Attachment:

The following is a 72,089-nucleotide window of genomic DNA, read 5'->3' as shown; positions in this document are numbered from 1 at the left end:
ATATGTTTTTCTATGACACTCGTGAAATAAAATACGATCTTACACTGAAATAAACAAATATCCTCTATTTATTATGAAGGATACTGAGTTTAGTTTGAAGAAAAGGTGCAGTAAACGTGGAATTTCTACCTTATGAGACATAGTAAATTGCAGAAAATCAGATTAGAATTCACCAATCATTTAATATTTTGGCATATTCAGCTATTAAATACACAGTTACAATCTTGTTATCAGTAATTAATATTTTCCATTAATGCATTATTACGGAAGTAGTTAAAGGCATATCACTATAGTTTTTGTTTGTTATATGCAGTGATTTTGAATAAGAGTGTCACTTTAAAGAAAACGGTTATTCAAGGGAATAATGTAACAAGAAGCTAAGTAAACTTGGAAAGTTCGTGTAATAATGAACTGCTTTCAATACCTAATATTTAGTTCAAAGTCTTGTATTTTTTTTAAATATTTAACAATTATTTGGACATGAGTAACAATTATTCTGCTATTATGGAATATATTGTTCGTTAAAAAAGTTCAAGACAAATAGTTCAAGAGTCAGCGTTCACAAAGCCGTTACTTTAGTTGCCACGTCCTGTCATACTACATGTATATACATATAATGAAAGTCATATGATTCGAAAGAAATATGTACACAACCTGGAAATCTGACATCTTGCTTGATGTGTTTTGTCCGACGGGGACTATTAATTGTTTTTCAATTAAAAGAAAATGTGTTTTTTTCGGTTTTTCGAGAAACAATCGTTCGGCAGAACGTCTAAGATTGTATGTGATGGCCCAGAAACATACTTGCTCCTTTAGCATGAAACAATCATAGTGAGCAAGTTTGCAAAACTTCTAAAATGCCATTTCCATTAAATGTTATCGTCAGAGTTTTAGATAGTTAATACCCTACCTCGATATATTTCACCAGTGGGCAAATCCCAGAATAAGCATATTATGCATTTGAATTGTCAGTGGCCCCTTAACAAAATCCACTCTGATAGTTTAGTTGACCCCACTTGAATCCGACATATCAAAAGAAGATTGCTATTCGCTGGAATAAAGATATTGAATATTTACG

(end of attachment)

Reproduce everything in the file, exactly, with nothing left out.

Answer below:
The following is a 72,089-nucleotide window of genomic DNA, read 5'->3' as shown; positions in this document are numbered from 1 at the left end:
ATATGTTTTTCTATGACACTCGTGAAATAAAATACGATCTTACACTGAAATAAACAAATATCCTCTATTTATTATGAAGGATACTGAGTTTAGTTTGAAGAAAAGGTGCAGTAAACGTGGAATTTCTACCTTATGAGACATAGTAAATTGCAGAAAATCAGATTAGAATTCACCAATCATTTAATATTTTGGCATATTCAGCTATTAAATACACAGTTACAATCTTGTTATCAGTAATTAATATTTTCCATTAATGCATTATTACGGAAGTAGTTAAAGGCATATCACTATAGTTTTTGTTTGTTATATGCAGTGATTTTGAATAAGAGTGTCACTTTAAAGAAAACGGTTATTCAAGGGAATAATGTAACAAGAAGCTAAGTAAACTTGGAAAGTTCGTGTAATAATGAACTGCTTTCAATACCTAATATTTAGTTCAAAGTCTTGTATTTTTTTTAAATATTTAACAATTATTTGGACATGAGTAACAATTATTCTGCTATTATGGAATATATTGTTCGTTAAAAAAGTTCAAGACAAATAGTTCAAGAGTCAGCGTTCACAAAGCCGTTACTTTAGTTGCCACGTCCTGTCATACTACATGTATATACATATAATGAAAGTCATATGATTCGAAAGAAATATGTACACAACCTGGAAATCTGACATCTTGCTTGATGTGTTTTGTCCGACGGGGACTATTAATTGTTTTTCAATTAAAAGAAAATGTGTTTTTTTCGGTTTTTCGAGAAACAATCGTTCGGCAGAACGTCTAAGATTGTATGTGATGGCCCAGAAACATACTTGCTCCTTTAGCATGAAACAATCATAGTGAGCAAGTTTGCAAAACTTCTAAAATGCCATTTCCATTAAATGTTATCGTCAGAGTTTTAGATAGTTAATACCCTACCTCGATATATTTCACCAGTGGGCAAATCCCAGAATAAGCATATTATGCATTTGAATTGTCAGTGGCCCCTTAACAAAATCCACTCTGATAGTTTAGTTGACCCCACTTGAATCCGACATATCAAAAGAAGATTGCTATTCGCTGGAATAAAGATATTGAATATTTACG